Report: Valley schools lost $24 million to ECOT online charter s - News weather sports for Youngstown-Warren Ohio

Report: Valley schools lost $24 million to ECOT online charter school

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A new report claims that schools in Mahoning, Trumbull, and Columbiana counties lost more than $24 million over the course of six years to the online charter school known as ECOT. 

The report, released by a group called Innovation Ohio, claims nearly $600,000,000 went from Ohio schools in order to pay the Electronic Classroom of Tomorrow. 

A district by district breakdown shows $24 million of that money was lost by local school districts. 

According to Innovation Ohio's information, schools in Trumbull County lost more than $15 million, Mahoning County lost more than $8 million, and over $1 million came from Columbiana County school districts. 

During a press conference Wednesday, Innovation Ohio announced that over the course of six years, every district in the state, except for six lost state funding to ECOT. 

"We are trying to figure out the scope and scale of this thing," said Stephen Dyer, IO's Education Policy Fellow, "and today we are releasing how much has been lost to ECOT in the past six years."

ECOT abruptly closed doors earlier this year, after months of backlash and mounting investigations, leaving thousands of students in Ohio and some in the Valley scrambling to find new schools in order to finish the semester. 

The Electronic Classroom of Tomorrow or ECOT was the largest online school in Ohio and had 23,000 students.  All of the money that would normally follow those students to a brick and mortar school instead went to the e-school.

Last year, Ohio Auditor David Yost ordered an examination of every cyber school in the state to make sure the online schools are tracking the actual time's students are spent learning.

Following that audit, it was determined that ECOT owed the state nearly $80 million. From there the e-school lost its major sponsor and was forced to close doors. 

Innovation Ohio's report is the first to detail how much each district lost in funding from the state when money followed students to the online learning system.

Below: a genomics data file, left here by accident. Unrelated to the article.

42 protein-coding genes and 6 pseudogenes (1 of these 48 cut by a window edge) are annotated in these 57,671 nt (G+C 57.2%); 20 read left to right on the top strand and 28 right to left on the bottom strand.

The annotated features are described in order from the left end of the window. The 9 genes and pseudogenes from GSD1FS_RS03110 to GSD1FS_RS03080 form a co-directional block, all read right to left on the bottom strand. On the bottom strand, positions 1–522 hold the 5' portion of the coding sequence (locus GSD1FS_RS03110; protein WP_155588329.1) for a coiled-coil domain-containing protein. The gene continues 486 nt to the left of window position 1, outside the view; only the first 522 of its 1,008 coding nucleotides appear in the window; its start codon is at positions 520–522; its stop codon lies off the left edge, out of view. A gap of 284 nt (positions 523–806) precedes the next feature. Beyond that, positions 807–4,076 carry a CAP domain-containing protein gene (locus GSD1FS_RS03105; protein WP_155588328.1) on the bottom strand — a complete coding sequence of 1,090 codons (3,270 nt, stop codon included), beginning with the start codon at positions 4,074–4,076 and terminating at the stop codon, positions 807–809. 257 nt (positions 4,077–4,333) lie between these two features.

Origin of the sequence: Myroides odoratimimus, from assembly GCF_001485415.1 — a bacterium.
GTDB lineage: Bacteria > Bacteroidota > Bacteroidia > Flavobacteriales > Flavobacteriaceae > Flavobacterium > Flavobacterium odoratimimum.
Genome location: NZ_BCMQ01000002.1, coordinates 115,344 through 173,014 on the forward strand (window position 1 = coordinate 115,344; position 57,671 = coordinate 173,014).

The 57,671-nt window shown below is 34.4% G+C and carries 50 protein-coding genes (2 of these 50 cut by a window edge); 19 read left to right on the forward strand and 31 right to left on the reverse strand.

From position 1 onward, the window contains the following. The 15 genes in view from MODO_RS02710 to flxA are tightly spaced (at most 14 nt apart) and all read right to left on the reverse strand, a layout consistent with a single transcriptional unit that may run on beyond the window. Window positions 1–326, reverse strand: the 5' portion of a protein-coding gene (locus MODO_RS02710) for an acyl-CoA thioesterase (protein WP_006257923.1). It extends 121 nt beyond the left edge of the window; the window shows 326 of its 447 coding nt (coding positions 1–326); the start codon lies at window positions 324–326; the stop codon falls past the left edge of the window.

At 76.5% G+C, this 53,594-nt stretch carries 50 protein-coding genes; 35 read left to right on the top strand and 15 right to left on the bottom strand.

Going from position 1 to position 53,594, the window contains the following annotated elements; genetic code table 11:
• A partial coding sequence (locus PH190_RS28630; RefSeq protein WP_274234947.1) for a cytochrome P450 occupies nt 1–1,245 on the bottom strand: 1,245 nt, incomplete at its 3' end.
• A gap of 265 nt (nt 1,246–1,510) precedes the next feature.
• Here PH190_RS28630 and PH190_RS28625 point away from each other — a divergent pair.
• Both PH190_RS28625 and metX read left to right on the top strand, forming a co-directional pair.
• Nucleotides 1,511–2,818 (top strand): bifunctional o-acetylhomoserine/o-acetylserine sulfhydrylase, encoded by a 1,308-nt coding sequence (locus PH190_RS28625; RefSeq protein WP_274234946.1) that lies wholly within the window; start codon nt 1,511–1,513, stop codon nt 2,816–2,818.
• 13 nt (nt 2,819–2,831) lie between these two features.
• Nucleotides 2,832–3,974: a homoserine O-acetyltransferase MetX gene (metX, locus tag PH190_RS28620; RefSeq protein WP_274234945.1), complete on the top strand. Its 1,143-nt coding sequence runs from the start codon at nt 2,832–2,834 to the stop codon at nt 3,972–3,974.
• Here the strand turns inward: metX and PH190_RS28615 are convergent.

For some districts, the price was steeper than others. 

Warren City Schools were the most impacted in the Valley, losing more than $5 million over the six-year period. 

Youngstown City Schools followed, having lost $4.1 million in funding. Niles City Schools ($2 million), Newton Falls Exempted Village ($1.16 million), and Howland ($1 million) rounded out the top five Valley schools that lost the most money. 

The full list of Valley schoolS and how much they lost from 2012 until January 2018 can be found below:

Trumbull County Total $15,344,938

Bloomfield Mespo Local


Bristol Local


Brookfield Local                    


Champion Local                    


Girard City


Howland Local


Hubbard Exempted Village


Joseph Badger Local


LaBrae Local


Lakeview Local


Liberty Local


Lordstown Local


Mathews Local


Maplewood Local


McDonald Local


Newton Falls Exempted Village


Niles City


Southington Local


Warren City


Weathersfield Local


Mahoning County Total $8,007,748
Austintown Local $809,861
Boardman Local $420,796
Campbell City $491,417
Canfield Local $291,673
Jackson-Milton Local $94,145
Lowellville Local $21,233
Poland Local $171,740
Struthers City $522,033
Sebring Local $372,561
South Range Local $52,142
Springfield Local $115,946
West Branch Local $414,250
Western Reserve Local $54,635
Youngstown City $4,175,313
Columbiana County Total $1,300.621
Beaver Local $176,318
Columbiana Exempted Village $3,894
Crestview Local $104,146
East Liverpool City $213,237
East Palestine City $52,931
Leetonia Exempted Village $123,478
Lisbon Exempted Village $196,315
Salem City $186,141
Southern Local $97,913
United Local $83,169
Wellsville Local $63,079

More information about Innovation Ohio and their district-by-district breakdown can be found here.

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